User Passwords Exposed to Facebook Employees

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Facebook has, once again, landed in hot water. This time their troubles are brought about due to the exposure of hundreds of millions of Facebook users’ passwords.

Everything You Need to Know

By their own admission, Facebook has stored countless passwords of their users in plain text. To make matters even worse, employees who work for Facebook have access to these hundreds of millions of passwords. Now, the social networking site maintains that none of their workers or anyone else outside of the company has taken advantage of the access to this critical data.

Furthermore, this widespread exposure of passwords is not at all new for Facebook. This has existed since 2012; between 200 million and 600 million people who use the social networking site reportedly have their passwords stored in plain text. Of course, this is problematic for very obvious reasons.

On Thursday, Facebook issued the following public statement about the matter:

As part of a routine security review in January, we found that some user passwords were being stored in a readable format within our internal data storage system. This caught our attention because our login systems are designed to mask passwords using techniques that make them unreadable. We have fixed these issues and as a precaution, we will be notifying everyone whose passwords we have found were stored in this way.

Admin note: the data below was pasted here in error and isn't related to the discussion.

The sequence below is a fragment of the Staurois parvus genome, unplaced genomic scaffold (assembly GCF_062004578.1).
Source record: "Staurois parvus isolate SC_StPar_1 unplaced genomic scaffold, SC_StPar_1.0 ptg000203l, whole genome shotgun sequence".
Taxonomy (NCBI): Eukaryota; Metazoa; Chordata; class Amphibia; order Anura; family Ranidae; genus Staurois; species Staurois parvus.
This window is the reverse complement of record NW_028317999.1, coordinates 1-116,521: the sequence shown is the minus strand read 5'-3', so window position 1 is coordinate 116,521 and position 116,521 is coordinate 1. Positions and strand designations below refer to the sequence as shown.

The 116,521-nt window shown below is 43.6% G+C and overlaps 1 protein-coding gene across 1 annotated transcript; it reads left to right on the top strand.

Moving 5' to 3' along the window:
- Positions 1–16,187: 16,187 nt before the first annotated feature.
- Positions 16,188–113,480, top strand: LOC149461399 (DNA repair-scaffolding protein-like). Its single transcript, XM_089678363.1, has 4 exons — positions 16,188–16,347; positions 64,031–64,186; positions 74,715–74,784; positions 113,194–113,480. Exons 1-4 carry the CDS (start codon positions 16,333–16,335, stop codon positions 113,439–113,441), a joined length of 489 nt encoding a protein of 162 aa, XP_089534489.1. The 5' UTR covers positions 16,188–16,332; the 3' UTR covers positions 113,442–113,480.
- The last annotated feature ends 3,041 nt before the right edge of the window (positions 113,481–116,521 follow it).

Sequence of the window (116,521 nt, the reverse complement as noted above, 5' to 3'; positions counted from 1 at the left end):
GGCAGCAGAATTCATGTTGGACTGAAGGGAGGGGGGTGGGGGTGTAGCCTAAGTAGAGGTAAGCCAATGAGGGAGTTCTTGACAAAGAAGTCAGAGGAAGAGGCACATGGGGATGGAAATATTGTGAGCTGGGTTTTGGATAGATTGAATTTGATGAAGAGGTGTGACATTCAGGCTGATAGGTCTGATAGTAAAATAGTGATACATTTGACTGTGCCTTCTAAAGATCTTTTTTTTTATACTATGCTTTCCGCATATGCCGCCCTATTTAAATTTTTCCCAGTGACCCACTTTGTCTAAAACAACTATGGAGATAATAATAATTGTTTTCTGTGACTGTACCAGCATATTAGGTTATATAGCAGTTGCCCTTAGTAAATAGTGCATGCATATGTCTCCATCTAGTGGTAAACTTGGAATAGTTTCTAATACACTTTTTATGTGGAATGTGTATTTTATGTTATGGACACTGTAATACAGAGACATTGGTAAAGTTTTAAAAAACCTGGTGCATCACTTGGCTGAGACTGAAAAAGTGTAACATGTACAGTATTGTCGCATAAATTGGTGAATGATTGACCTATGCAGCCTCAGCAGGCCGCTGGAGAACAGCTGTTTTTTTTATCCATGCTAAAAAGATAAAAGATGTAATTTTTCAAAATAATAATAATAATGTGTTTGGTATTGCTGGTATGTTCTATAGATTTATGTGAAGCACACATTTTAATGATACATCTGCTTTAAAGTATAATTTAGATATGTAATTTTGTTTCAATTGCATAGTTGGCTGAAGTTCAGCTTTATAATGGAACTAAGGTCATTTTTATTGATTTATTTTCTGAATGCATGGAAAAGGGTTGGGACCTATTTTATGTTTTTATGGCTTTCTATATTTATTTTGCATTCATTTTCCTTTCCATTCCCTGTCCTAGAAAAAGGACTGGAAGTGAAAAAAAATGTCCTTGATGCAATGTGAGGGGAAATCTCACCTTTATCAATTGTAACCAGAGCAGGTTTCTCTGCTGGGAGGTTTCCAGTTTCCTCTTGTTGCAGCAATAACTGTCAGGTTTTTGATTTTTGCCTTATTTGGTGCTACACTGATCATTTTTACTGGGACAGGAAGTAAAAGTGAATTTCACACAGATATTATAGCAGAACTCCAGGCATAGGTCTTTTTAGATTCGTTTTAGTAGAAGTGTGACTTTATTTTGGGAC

Scandals Surrounding Facebook

News that hundreds of millions of users have their Facebook passwords stored in plain text for employees to see is not helpful to the social networking site. Like other platforms, Facebook is already under intense scrutiny for various scandals. As of late, the purposeful censorship of conservatives maintains as an ongoing issue.

News of password exposure is also interesting for other reasons. Facebook’s login systems have┬áprogramming to automatically conceal passwords. If this is truly the case, then it begs to question: how did this happen?

Thus far, cybersecurity reporter Brian Krebs asserts that a bug in the system is to blame. Regardless, this news is unlikely to sit well with many people. Password exposure opens individuals up to a variety of harm; some examples include hacking, fraud, identity theft and worse.

New updates regarding this issue will follow on USA Herald.